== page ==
LINK: Houdini was better at magic than cycling

Mil Catch Wheel Fever

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Below are snippets from a 2010 article on Milwaukee published by Pete Ehrmann that said Harry Houdini was better at magic tricks than bicycle racing:

Draped in chains and locked in a trunk that was tossed overboard, Harry Houdini would be free and swimming to the surface before the trunk sank to the bottom. No jail cell or straitjacket could hold him. But 117 [122] years ago, the great escape artist was just another guy who cried uncle riding a bicycle from Waukesha to Milwaukee in the most grueling race in the country.

A shade longer than 16 miles, the Waukesha Road Race [WRR] started at the Waukesha County Courthouse in what was then a resort village accessible from Milwaukee only by train or horse, and proceeded east along the Waukesha Road (now Highway 18, or West Blue Mound Road) to Brookfield, then east along Watertown Plank Road through Wauwatosa and finished at North 28th Street and West Wisconsin Avenue in Milwaukee.

Nineteen-year-old Houdini — then still known as Erich Weiss, an avid bike racer, swimmer and boxer — started the race in ‘93. “But he was faster with his hands than with his feet,” Milwaukee cyclist Ed Aldridge recalled in a 1928 interview, and couldn’t overcome the hazardous course.

“For the first mile from the starting point — the Courthouse in Waukesha — the road is level and quite smooth and hard until the first hill is reached,” reported The Milwaukee Journal in 1892. “Though generally hard to climb, owing to the cinders and dust, wheelmen will find it a much more difficult task this year, as the road has been recently covered with about three inches of soft, loose gravel.”

Except for the choking dust, it was relatively smooth sailing until the riders pedaled out of Wauwatosa on Stone Quarry Hill, “about 100 feet long and very steep, besides being very rough.”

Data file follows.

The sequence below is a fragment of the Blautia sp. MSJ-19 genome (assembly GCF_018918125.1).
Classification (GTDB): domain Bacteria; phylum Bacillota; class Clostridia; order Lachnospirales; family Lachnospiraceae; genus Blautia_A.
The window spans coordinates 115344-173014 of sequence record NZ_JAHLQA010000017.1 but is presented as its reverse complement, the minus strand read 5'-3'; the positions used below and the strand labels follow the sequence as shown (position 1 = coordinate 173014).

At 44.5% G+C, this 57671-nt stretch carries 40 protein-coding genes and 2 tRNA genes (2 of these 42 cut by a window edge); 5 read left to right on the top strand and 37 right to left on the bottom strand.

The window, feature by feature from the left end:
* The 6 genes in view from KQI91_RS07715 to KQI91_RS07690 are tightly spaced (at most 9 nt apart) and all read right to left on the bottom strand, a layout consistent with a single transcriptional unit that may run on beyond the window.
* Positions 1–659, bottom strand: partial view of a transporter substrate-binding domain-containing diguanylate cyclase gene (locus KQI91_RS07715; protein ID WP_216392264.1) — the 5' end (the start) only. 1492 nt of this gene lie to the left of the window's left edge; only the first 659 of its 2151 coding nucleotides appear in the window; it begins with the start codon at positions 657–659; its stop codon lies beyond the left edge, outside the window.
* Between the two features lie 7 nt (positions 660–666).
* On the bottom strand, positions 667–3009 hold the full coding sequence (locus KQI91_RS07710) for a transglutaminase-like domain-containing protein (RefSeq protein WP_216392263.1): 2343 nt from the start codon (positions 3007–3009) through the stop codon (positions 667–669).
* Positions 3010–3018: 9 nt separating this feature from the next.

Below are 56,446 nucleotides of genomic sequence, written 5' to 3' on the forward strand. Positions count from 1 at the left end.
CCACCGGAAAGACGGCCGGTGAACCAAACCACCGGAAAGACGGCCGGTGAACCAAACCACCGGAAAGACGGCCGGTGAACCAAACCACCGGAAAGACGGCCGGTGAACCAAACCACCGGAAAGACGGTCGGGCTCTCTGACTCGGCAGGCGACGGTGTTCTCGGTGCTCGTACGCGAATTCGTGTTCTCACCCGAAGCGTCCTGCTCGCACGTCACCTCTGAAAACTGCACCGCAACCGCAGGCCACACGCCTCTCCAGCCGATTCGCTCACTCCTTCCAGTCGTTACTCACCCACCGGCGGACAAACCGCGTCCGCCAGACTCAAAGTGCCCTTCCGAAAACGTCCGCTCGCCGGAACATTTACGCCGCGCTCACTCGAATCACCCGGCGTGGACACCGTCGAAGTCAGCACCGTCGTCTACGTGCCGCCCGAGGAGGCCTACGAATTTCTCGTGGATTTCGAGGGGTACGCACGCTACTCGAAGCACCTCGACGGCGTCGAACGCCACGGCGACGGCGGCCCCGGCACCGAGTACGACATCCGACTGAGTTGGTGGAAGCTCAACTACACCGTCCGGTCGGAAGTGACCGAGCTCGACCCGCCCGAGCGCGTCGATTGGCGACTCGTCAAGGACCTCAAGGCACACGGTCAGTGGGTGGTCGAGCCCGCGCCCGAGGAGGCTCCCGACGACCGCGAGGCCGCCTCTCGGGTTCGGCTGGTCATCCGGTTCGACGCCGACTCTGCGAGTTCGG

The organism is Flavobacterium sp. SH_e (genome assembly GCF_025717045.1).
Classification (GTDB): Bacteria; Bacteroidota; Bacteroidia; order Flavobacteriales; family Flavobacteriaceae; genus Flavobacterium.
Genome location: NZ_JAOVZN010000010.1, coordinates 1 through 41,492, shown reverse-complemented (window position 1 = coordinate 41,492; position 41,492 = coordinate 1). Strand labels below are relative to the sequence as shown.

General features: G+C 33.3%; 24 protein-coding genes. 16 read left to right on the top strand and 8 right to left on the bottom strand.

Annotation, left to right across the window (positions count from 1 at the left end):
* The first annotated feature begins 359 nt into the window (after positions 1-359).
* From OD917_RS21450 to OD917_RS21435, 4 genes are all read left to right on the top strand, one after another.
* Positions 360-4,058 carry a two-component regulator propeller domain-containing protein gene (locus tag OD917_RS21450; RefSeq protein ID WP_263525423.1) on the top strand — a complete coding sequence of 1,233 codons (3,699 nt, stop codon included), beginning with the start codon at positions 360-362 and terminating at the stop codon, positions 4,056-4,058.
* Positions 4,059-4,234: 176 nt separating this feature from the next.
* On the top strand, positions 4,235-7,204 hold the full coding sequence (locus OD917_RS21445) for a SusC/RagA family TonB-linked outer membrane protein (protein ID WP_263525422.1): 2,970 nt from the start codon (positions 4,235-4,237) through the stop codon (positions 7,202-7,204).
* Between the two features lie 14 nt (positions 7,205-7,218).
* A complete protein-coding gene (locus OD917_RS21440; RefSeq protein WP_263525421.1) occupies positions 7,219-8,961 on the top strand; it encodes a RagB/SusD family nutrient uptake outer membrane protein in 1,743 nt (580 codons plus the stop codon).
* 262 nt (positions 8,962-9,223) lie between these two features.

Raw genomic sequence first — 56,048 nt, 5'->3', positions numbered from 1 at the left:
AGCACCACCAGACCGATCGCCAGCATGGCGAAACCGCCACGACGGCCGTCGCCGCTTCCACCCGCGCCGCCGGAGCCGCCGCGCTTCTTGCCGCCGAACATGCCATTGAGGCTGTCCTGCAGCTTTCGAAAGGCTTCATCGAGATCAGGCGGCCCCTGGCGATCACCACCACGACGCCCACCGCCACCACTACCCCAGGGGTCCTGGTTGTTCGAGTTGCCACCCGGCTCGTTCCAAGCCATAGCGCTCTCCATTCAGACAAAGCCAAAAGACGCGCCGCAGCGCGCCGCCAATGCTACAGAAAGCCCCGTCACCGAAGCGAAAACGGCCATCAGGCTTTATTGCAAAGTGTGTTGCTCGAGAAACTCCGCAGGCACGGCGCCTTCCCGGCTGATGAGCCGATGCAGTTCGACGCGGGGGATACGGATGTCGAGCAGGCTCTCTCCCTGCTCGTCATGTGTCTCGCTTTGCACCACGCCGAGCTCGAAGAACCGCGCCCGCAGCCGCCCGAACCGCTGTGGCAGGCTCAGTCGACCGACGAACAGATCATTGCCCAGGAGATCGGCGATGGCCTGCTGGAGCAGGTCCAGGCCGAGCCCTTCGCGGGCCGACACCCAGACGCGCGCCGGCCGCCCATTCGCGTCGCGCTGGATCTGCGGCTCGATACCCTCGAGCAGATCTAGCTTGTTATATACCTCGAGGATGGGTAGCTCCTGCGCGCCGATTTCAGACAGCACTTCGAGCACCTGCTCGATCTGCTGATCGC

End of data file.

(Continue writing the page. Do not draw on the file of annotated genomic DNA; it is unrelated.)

Click the link below to read the article in its entirety:

Was he even in Milwaukee on July 4th,1893 when the WRR was held that year?

  • One would think that 1883 [to 1886] when he was living in Milwaukee would make more sense, except the first WRR started August 9th, 1890.
  • According to The Metamorphosis by Bruce MacNab, Houdini was in Chicago in May 1893 and then spent the rest of the year playing third-rate theatres throughout the northern states.
  • According to Entertainment in Early Milwaukee by Larry Widen, Houdini performed at all of Milwaukee’s dime museums between 1892 and 1898.



6 thoughts on “LINK: Houdini was better at magic than cycling

  1. HH was 9 to 12 years of age when he lived in Milwaukee so that has to be ruled out. He seems to have been at least near the area of the race at one point or another in 1893. I think it’s possible he had time off to enter the race. He was 19 and still making the transition from athletics to magic.

    Too bad there weren’t mountain bikes with gears back then to make that course a piece of cake.

    • Ah yes, the voice of reason. It all makes perfect sense that he could have entered the race. The part that bothers me, is he cried uncle.

  2. He probably overestimated his skills and endurance and entered it half heartedly to see how he would fare. He may have gotten in over his head once he was on the course. I bet he didn’t train for this event ahead of time if he was busy traveling around performing. You need to have a bike and cycle consistently over hilly terrain to prep for something like this.

    The chain may have come off or a tire went flat on him. I don’t believe there wasn’t a pit crew to make fast repairs, so there couldn’t be any point in attempting a fix during the race. Best to call it a day.

  3. The second point sounds funny but it might be possible. Going over rough terrain could have popped the chain off or ruin a tire. Also remember that Harry cried uncle at Catalina Island when he was getting his butt kicked by the relentless waves that were battering him. He also threw in the towel after the movie business kicked his butt. A bruised rear end is usually the wake up call.

    • Agreed; the pit crew remark had me in stitches. Despite taking a beating, we have to give him credit for giving it a go. Most of the time, he was the one kicking butt.

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